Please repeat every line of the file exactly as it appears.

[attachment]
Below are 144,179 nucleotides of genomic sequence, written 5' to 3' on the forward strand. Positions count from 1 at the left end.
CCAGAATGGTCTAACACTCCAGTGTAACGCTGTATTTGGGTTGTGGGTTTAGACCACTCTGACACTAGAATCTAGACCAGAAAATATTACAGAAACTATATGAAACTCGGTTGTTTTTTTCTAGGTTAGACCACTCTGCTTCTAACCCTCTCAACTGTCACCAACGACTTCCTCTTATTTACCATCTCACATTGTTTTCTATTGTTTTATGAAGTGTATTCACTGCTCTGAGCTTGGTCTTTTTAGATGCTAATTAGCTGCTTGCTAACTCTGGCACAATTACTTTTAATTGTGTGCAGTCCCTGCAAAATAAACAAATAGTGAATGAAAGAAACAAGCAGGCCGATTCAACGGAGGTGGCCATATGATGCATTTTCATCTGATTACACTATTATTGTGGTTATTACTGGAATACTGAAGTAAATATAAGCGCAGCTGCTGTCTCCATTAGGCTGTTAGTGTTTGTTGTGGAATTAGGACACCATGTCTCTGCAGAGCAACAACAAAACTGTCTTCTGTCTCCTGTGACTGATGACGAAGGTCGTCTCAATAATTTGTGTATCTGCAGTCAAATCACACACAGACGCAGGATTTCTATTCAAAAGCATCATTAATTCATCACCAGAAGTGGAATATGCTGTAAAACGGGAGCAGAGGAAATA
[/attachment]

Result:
Below are 144,179 nucleotides of genomic sequence, written 5' to 3' on the forward strand. Positions count from 1 at the left end.
CCAGAATGGTCTAACACTCCAGTGTAACGCTGTATTTGGGTTGTGGGTTTAGACCACTCTGACACTAGAATCTAGACCAGAAAATATTACAGAAACTATATGAAACTCGGTTGTTTTTTTCTAGGTTAGACCACTCTGCTTCTAACCCTCTCAACTGTCACCAACGACTTCCTCTTATTTACCATCTCACATTGTTTTCTATTGTTTTATGAAGTGTATTCACTGCTCTGAGCTTGGTCTTTTTAGATGCTAATTAGCTGCTTGCTAACTCTGGCACAATTACTTTTAATTGTGTGCAGTCCCTGCAAAATAAACAAATAGTGAATGAAAGAAACAAGCAGGCCGATTCAACGGAGGTGGCCATATGATGCATTTTCATCTGATTACACTATTATTGTGGTTATTACTGGAATACTGAAGTAAATATAAGCGCAGCTGCTGTCTCCATTAGGCTGTTAGTGTTTGTTGTGGAATTAGGACACCATGTCTCTGCAGAGCAACAACAAAACTGTCTTCTGTCTCCTGTGACTGATGACGAAGGTCGTCTCAATAATTTGTGTATCTGCAGTCAAATCACACACAGACGCAGGATTTCTATTCAAAAGCATCATTAATTCATCACCAGAAGTGGAATATGCTGTAAAACGGGAGCAGAGGAAATA